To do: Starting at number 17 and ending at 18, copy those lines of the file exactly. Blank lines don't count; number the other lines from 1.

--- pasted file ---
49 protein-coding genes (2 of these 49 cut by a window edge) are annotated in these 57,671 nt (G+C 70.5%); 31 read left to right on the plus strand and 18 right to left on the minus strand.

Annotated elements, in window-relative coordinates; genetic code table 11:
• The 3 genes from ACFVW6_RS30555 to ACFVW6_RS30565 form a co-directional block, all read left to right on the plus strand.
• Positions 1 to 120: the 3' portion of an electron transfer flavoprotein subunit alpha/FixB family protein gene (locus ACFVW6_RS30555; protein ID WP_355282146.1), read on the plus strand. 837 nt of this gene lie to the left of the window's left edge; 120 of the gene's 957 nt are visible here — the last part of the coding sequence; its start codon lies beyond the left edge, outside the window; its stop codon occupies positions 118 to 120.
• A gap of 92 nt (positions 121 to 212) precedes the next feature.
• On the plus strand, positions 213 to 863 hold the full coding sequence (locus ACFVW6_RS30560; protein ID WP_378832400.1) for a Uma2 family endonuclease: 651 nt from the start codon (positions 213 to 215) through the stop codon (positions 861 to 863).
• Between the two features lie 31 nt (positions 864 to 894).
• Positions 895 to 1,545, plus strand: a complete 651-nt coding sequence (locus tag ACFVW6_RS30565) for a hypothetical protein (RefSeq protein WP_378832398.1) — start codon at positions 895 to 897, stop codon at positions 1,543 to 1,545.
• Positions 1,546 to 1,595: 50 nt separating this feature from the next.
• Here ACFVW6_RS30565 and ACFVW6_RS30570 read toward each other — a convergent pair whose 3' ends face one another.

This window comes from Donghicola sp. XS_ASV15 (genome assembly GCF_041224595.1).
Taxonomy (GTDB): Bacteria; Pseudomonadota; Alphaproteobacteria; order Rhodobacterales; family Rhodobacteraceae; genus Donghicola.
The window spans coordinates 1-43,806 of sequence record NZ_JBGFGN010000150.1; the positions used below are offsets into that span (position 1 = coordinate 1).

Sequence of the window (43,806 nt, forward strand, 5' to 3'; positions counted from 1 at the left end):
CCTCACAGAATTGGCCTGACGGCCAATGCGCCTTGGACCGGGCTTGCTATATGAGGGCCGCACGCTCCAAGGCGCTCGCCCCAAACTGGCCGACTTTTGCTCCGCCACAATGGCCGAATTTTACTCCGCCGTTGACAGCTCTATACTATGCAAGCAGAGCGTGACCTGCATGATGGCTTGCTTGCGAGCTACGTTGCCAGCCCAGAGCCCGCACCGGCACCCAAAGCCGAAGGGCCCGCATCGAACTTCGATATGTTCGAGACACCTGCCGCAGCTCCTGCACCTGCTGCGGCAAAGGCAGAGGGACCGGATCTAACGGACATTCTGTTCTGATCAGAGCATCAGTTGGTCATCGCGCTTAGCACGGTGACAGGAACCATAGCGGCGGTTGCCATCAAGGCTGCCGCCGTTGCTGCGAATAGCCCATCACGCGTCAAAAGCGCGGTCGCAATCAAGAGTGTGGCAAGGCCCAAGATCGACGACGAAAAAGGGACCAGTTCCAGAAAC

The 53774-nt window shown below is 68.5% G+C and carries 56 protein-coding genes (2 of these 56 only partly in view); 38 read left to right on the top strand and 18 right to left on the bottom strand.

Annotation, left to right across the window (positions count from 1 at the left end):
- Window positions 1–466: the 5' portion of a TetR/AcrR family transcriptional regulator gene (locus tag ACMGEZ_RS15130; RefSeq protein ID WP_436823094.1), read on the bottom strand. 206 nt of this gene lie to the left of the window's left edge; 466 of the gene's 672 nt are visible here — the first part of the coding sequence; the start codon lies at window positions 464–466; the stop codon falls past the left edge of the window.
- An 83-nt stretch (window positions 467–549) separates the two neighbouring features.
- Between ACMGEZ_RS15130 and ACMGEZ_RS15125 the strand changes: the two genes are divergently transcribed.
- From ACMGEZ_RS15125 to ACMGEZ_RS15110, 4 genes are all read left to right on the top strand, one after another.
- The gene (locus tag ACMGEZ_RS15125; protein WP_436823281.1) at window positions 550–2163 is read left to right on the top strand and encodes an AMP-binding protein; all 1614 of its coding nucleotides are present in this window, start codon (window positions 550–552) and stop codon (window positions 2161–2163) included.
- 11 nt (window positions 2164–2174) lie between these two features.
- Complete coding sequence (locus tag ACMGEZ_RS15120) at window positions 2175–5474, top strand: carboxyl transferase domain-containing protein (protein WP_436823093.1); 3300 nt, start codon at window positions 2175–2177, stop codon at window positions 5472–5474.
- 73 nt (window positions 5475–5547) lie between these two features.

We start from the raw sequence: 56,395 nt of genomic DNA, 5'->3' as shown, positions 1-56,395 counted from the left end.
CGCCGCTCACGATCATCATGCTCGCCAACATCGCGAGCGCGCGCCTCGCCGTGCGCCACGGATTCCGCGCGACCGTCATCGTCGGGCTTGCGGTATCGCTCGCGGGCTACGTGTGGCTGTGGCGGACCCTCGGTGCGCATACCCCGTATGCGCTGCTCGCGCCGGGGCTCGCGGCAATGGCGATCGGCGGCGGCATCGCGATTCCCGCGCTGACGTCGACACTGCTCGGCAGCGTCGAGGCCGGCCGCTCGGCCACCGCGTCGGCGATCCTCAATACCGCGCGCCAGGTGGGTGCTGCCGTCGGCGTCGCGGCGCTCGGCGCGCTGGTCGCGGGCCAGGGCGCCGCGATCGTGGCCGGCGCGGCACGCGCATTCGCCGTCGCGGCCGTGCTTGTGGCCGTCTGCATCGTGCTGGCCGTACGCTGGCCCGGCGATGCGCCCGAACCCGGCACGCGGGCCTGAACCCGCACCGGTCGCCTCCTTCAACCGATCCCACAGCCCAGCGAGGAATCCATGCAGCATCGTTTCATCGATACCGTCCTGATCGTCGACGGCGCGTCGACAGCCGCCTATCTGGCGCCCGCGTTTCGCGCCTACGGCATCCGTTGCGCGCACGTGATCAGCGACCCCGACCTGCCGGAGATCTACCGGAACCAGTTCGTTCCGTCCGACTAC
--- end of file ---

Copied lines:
Annotation, left to right across the window (positions count from 1 at the left end):
- Window positions 1–466: the 5' portion of a TetR/AcrR family transcriptional regulator gene (locus tag ACMGEZ_RS15130; RefSeq protein ID WP_436823094.1), read on the bottom strand. 206 nt of this gene lie to the left of the window's left edge; 466 of the gene's 672 nt are visible here — the first part of the coding sequence; the start codon lies at window positions 464–466; the stop codon falls past the left edge of the window.